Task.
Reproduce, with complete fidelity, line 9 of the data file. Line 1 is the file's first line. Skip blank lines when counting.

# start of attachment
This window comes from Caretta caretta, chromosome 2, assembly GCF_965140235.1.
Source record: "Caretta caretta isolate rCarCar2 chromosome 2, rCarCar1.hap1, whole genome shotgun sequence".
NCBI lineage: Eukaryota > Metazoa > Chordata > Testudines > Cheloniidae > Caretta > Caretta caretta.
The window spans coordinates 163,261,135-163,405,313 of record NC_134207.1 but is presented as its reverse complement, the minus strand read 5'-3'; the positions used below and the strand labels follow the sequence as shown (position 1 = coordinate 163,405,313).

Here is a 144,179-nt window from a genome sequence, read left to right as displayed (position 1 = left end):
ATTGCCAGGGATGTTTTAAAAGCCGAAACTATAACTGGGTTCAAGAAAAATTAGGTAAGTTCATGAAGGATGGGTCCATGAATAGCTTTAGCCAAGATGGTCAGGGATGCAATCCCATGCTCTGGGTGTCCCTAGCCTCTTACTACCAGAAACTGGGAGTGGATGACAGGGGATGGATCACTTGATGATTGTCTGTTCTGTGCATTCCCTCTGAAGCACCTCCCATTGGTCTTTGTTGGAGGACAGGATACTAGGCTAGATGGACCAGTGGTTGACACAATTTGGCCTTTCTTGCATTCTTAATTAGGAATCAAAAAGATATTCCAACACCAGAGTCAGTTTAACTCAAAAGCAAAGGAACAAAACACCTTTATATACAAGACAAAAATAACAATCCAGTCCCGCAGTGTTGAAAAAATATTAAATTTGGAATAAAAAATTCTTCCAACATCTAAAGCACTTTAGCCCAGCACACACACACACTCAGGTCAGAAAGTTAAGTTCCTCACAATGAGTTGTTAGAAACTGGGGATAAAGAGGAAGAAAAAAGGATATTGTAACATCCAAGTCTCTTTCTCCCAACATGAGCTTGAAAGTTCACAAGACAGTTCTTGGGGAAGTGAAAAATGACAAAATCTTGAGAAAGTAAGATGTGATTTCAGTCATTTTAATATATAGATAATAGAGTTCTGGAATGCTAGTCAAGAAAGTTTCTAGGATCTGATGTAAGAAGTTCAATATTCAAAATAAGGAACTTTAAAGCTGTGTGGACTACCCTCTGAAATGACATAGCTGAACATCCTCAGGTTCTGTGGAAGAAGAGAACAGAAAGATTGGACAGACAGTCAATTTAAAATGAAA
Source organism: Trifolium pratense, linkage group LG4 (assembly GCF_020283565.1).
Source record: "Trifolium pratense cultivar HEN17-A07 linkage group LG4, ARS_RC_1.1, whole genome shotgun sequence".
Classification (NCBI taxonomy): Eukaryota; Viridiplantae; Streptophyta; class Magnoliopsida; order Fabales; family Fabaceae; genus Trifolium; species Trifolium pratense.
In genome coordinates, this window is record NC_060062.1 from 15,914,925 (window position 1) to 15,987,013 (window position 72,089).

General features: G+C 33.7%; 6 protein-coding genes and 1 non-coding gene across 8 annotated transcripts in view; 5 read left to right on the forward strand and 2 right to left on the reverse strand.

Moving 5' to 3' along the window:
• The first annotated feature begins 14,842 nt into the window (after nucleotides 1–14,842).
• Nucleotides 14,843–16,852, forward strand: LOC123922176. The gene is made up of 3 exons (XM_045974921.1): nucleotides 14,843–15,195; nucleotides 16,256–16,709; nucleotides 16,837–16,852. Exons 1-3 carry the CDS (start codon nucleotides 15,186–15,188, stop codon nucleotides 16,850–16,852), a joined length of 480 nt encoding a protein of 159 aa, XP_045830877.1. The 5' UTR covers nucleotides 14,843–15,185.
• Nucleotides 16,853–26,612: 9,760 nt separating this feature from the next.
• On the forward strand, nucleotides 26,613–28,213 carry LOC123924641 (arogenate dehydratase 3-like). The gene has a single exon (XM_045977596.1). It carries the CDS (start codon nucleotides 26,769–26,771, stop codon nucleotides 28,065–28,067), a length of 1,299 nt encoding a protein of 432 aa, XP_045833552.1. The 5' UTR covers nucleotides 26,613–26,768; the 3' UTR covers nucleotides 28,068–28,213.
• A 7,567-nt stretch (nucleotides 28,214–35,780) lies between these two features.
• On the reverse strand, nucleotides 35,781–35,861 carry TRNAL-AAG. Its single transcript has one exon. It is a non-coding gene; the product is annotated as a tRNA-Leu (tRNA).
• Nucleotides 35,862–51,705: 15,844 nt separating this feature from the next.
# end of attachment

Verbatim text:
Classification (NCBI taxonomy): Eukaryota; Viridiplantae; Streptophyta; class Magnoliopsida; order Fabales; family Fabaceae; genus Trifolium; species Trifolium pratense.